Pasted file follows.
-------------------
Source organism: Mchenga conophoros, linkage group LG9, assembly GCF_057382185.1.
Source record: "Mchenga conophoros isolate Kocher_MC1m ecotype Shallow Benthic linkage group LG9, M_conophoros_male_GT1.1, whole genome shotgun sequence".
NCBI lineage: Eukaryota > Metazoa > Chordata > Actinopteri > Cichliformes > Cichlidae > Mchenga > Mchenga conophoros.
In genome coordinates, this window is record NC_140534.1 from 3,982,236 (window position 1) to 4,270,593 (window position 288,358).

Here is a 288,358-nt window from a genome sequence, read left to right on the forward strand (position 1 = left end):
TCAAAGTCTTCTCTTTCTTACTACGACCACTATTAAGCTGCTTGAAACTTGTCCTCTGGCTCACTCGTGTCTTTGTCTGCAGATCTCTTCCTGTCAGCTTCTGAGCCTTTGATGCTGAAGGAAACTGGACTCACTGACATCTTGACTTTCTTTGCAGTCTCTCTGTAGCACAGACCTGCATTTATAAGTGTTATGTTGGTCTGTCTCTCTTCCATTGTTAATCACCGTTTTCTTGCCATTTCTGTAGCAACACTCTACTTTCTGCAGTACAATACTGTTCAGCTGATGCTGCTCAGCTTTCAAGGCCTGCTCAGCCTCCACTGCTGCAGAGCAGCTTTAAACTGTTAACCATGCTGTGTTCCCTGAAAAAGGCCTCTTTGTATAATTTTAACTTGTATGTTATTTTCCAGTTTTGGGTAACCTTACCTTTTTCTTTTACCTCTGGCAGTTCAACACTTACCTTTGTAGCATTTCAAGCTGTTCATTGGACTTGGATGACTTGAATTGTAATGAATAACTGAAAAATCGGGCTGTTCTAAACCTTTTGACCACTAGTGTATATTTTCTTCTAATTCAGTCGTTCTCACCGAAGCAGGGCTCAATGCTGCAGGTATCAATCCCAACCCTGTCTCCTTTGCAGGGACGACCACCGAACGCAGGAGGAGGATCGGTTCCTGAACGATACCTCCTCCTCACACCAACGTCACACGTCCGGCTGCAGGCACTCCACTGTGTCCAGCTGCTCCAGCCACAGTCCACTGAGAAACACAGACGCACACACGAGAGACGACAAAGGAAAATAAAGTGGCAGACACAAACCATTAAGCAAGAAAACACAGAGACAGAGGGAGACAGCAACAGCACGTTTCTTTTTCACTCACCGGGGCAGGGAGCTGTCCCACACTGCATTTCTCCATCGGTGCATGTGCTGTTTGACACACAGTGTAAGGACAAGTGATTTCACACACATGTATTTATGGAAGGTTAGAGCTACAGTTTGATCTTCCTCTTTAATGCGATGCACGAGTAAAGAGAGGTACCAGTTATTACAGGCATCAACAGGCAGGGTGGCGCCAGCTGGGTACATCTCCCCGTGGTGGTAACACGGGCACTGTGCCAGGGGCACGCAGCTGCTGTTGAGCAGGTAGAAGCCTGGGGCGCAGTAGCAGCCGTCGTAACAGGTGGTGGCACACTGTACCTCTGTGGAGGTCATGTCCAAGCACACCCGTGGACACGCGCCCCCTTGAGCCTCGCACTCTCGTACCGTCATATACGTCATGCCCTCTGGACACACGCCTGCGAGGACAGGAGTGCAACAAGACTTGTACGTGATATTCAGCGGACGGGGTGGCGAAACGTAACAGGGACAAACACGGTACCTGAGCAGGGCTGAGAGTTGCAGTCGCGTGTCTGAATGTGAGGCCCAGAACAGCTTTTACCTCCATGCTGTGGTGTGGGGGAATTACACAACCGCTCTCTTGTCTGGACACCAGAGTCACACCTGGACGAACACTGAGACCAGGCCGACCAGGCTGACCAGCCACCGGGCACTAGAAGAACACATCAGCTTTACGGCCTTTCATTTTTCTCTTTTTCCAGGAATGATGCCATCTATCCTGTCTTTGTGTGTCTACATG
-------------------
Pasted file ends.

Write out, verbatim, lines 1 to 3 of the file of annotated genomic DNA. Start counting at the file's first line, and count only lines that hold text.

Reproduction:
Source organism: Mchenga conophoros, linkage group LG9, assembly GCF_057382185.1.
Source record: "Mchenga conophoros isolate Kocher_MC1m ecotype Shallow Benthic linkage group LG9, M_conophoros_male_GT1.1, whole genome shotgun sequence".
NCBI lineage: Eukaryota > Metazoa > Chordata > Actinopteri > Cichliformes > Cichlidae > Mchenga > Mchenga conophoros.